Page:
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Report on the BGA meeting Long term performance of an embankment on soft organic soil stabilised by soil mix columns, held at the Institution of Civil Engineers, London on 11 May 2005, by Jerry Love, GCG.

The meeting examined recent research into the long term performance of embankments founded on soft organic soil stabilised by deep soil mix columns, which formed part of a multinational study programme known as EuroSoilStab.

The EuroSoilStab project ran from 1997 to 2000 (GE May 2002).

It led to publication of a design guide summarising best practice for stabilisation of soft organic soils based on experiences at six test sites across Europe. Two were in Finland, one in Sweden, one in the UK and two in the Netherlands, involving many different partners across Europe.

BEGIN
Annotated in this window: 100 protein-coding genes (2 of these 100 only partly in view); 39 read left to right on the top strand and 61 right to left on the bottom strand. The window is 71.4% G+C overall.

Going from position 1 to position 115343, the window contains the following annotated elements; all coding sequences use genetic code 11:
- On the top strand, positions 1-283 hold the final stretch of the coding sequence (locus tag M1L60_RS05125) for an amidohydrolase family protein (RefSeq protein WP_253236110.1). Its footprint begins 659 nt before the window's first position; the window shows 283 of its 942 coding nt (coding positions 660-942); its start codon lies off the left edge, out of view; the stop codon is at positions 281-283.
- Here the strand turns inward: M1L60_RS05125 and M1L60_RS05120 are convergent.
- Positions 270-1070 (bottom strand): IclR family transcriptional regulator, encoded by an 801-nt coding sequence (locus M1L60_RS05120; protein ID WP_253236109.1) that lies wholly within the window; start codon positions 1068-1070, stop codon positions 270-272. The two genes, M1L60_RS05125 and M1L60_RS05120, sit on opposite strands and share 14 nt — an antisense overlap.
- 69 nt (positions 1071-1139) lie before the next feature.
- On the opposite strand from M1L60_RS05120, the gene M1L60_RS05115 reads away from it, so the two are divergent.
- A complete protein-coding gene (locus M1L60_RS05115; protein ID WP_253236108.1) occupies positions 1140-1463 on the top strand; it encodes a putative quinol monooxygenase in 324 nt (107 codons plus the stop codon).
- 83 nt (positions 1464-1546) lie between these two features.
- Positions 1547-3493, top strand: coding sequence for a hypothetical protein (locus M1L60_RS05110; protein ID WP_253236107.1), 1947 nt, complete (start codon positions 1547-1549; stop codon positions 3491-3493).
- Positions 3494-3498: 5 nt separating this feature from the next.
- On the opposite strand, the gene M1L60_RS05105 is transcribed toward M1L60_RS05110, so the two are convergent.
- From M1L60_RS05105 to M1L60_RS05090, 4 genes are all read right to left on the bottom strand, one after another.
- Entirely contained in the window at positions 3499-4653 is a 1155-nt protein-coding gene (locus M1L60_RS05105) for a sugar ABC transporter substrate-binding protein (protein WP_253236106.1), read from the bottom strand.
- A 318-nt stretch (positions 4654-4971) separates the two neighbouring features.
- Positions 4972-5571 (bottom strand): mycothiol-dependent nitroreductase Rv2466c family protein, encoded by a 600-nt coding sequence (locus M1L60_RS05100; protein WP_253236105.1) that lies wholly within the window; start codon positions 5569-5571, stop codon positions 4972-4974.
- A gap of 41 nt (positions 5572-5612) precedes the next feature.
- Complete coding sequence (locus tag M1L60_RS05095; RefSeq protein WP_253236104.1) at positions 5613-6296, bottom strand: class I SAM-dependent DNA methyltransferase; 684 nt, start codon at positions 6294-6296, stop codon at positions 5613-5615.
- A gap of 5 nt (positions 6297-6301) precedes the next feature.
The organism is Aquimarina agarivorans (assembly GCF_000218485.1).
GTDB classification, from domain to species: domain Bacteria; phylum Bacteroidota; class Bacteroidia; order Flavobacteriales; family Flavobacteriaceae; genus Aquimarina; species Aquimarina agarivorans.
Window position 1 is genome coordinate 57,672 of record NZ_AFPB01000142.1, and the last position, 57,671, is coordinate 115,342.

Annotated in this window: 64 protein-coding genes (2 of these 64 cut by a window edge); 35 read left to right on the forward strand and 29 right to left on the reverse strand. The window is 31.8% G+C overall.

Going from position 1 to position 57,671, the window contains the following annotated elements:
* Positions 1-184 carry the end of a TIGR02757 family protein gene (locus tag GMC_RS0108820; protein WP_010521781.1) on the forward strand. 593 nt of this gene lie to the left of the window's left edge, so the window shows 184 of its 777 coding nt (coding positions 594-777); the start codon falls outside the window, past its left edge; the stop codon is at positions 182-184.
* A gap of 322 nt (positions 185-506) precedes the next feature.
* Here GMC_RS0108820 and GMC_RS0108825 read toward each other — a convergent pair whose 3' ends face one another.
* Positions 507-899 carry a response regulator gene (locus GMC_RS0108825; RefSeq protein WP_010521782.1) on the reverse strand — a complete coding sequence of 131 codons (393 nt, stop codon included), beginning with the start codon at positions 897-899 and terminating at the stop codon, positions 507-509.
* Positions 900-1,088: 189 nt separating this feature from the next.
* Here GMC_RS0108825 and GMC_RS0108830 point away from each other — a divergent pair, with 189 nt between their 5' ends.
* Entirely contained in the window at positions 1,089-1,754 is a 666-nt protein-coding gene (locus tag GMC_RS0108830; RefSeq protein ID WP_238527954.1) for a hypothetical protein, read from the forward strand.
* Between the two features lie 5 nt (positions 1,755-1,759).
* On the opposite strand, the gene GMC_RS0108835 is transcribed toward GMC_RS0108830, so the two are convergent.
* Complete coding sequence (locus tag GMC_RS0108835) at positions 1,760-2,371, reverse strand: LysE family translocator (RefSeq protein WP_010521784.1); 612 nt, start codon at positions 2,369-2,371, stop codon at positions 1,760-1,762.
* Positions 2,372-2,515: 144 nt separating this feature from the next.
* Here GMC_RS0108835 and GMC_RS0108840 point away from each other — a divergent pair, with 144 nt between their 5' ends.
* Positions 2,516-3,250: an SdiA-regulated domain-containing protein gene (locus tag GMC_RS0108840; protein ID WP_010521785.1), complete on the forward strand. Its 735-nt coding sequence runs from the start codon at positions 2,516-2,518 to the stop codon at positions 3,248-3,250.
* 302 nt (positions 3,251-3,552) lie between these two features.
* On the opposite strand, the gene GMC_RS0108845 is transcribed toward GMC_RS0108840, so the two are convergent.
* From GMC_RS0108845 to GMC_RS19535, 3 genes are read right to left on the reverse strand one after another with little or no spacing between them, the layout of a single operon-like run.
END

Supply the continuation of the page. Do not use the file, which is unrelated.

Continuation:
The work in the UK, which involved deep wet mixing, was principally carried out by Building Research Establishment and Keller. Tony Butcher of BRE began by describing the different types of mixing process. In deep dry mixing, which originated in Scandinavia, paddles are rotated into the ground driven by compressed air in the typical range 5 bar to 15 bar. All the equipment, including the silo, is mounted on a single rig.

This process can be combined with the shallower mass dry mixing process, which is appropriate for mass stabilisation of soft ground to depths of 3m to 4m. For this, the equipment, looking a little like an oversize outboard motor propeller, is mounted on the end of an excavator arm. Ground as soft as 5kPa undrained shear strength may be stabilised in this way.

By contrast the deep wet mixing process, which is mainly used in Japan, involves a separate colloidal mixer in combination with a slightly larger tracked rig. Mixing occurs both on the way down and on the way up, as liquid is injected just above the rotating paddle.